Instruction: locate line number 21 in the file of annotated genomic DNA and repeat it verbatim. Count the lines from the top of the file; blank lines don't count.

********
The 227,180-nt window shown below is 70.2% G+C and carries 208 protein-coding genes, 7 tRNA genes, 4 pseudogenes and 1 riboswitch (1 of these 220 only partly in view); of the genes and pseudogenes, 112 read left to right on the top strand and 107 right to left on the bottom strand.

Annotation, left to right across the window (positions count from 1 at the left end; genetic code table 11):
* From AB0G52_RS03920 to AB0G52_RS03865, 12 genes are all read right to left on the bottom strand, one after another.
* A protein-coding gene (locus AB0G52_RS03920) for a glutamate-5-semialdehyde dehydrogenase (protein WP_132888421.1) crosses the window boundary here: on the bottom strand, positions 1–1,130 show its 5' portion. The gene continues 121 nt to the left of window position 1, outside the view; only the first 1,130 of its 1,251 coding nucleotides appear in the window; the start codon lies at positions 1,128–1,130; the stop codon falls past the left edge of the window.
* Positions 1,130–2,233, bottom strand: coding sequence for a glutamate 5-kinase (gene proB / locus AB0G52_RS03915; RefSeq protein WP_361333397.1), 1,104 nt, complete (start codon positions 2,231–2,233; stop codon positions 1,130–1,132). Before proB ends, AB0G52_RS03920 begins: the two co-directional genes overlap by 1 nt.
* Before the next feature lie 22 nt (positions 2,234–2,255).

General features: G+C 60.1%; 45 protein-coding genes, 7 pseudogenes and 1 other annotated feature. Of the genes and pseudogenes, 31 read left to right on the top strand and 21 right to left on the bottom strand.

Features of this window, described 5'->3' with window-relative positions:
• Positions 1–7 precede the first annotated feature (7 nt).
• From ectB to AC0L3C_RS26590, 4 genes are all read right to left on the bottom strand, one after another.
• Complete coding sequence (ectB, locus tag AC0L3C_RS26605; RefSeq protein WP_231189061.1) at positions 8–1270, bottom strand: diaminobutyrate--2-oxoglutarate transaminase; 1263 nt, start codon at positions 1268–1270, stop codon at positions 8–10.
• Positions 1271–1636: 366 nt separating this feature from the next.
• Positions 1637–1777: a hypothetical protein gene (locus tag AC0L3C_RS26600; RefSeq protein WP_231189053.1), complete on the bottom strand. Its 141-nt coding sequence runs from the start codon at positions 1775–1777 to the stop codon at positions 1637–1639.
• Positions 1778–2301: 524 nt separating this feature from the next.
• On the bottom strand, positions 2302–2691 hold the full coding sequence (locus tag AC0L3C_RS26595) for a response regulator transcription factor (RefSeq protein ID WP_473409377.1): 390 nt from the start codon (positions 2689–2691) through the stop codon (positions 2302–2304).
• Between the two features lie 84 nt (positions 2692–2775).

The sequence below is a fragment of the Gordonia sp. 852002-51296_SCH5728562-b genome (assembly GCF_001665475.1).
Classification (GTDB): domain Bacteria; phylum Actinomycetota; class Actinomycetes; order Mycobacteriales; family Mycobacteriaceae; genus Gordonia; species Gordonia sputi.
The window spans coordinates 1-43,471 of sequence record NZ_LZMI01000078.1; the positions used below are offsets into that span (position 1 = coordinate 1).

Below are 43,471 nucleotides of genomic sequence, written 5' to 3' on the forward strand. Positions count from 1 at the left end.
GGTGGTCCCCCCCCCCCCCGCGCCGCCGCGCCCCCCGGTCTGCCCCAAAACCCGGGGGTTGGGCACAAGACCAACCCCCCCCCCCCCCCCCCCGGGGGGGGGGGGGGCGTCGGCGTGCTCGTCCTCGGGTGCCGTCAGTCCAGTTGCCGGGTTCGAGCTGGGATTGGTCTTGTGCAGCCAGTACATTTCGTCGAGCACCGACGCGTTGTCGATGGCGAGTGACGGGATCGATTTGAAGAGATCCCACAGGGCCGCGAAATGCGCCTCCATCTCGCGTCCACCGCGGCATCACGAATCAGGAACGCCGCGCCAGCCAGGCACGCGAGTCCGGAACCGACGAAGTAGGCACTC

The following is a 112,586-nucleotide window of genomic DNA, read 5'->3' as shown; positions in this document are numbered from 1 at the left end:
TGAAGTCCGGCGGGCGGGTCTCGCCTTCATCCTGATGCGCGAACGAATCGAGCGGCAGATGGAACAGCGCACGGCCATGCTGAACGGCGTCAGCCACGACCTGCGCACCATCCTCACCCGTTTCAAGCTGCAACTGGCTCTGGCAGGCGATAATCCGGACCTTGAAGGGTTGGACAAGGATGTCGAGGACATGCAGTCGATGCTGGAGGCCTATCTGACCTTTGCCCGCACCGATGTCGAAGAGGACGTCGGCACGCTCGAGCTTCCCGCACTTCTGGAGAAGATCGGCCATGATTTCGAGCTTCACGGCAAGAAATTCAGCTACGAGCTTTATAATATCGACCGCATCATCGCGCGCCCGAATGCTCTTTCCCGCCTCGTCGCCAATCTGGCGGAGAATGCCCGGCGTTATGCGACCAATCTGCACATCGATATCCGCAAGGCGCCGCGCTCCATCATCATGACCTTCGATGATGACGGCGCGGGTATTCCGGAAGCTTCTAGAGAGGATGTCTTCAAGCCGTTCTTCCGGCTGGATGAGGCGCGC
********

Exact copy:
GGTGGTCCCCCCCCCCCCCGCGCCGCCGCGCCCCCCGGTCTGCCCCAAAACCCGGGGGTTGGGCACAAGACCAACCCCCCCCCCCCCCCCCCCGGGGGGGGGGGGGGCGTCGGCGTGCTCGTCCTCGGGTGCCGTCAGTCCAGTTGCCGGGTTCGAGCTGGGATTGGTCTTGTGCAGCCAGTACATTTCGTCGAGCACCGACGCGTTGTCGATGGCGAGTGACGGGATCGATTTGAAGAGATCCCACAGGGCCGCGAAATGCGCCTCCATCTCGCGTCCACCGCGGCATCACGAATCAGGAACGCCGCGCCAGCCAGGCACGCGAGTCCGGAACCGACGAAGTAGGCACTC